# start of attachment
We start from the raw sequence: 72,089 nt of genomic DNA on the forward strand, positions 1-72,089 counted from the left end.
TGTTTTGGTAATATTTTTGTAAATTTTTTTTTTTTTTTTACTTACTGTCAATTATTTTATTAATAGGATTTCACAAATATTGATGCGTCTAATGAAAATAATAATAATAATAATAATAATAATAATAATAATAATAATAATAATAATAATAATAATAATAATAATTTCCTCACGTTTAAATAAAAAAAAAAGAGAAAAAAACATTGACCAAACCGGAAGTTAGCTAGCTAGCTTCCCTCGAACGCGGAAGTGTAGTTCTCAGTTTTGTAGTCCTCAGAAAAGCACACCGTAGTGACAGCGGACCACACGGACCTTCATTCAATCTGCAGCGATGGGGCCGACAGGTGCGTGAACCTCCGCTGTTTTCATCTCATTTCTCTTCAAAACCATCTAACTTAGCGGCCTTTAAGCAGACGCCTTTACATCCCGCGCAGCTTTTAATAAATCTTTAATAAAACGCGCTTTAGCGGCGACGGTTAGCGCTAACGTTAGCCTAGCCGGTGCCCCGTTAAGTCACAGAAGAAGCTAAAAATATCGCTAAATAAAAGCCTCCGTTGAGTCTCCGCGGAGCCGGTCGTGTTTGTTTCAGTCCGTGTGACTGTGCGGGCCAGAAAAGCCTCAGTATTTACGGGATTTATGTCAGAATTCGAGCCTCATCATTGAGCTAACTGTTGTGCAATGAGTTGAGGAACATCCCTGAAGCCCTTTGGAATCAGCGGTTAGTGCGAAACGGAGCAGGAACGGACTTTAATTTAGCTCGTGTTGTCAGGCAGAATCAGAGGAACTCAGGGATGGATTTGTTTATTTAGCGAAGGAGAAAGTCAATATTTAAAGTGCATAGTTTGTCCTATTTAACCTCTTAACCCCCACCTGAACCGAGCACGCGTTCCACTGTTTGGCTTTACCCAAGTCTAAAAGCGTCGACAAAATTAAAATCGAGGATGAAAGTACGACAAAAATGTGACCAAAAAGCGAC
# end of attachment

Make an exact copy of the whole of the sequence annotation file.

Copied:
We start from the raw sequence: 72,089 nt of genomic DNA on the forward strand, positions 1-72,089 counted from the left end.
TGTTTTGGTAATATTTTTGTAAATTTTTTTTTTTTTTTTACTTACTGTCAATTATTTTATTAATAGGATTTCACAAATATTGATGCGTCTAATGAAAATAATAATAATAATAATAATAATAATAATAATAATAATAATAATAATAATAATAATAATAATAATAATTTCCTCACGTTTAAATAAAAAAAAAAGAGAAAAAAACATTGACCAAACCGGAAGTTAGCTAGCTAGCTTCCCTCGAACGCGGAAGTGTAGTTCTCAGTTTTGTAGTCCTCAGAAAAGCACACCGTAGTGACAGCGGACCACACGGACCTTCATTCAATCTGCAGCGATGGGGCCGACAGGTGCGTGAACCTCCGCTGTTTTCATCTCATTTCTCTTCAAAACCATCTAACTTAGCGGCCTTTAAGCAGACGCCTTTACATCCCGCGCAGCTTTTAATAAATCTTTAATAAAACGCGCTTTAGCGGCGACGGTTAGCGCTAACGTTAGCCTAGCCGGTGCCCCGTTAAGTCACAGAAGAAGCTAAAAATATCGCTAAATAAAAGCCTCCGTTGAGTCTCCGCGGAGCCGGTCGTGTTTGTTTCAGTCCGTGTGACTGTGCGGGCCAGAAAAGCCTCAGTATTTACGGGATTTATGTCAGAATTCGAGCCTCATCATTGAGCTAACTGTTGTGCAATGAGTTGAGGAACATCCCTGAAGCCCTTTGGAATCAGCGGTTAGTGCGAAACGGAGCAGGAACGGACTTTAATTTAGCTCGTGTTGTCAGGCAGAATCAGAGGAACTCAGGGATGGATTTGTTTATTTAGCGAAGGAGAAAGTCAATATTTAAAGTGCATAGTTTGTCCTATTTAACCTCTTAACCCCCACCTGAACCGAGCACGCGTTCCACTGTTTGGCTTTACCCAAGTCTAAAAGCGTCGACAAAATTAAAATCGAGGATGAAAGTACGACAAAAATGTGACCAAAAAGCGAC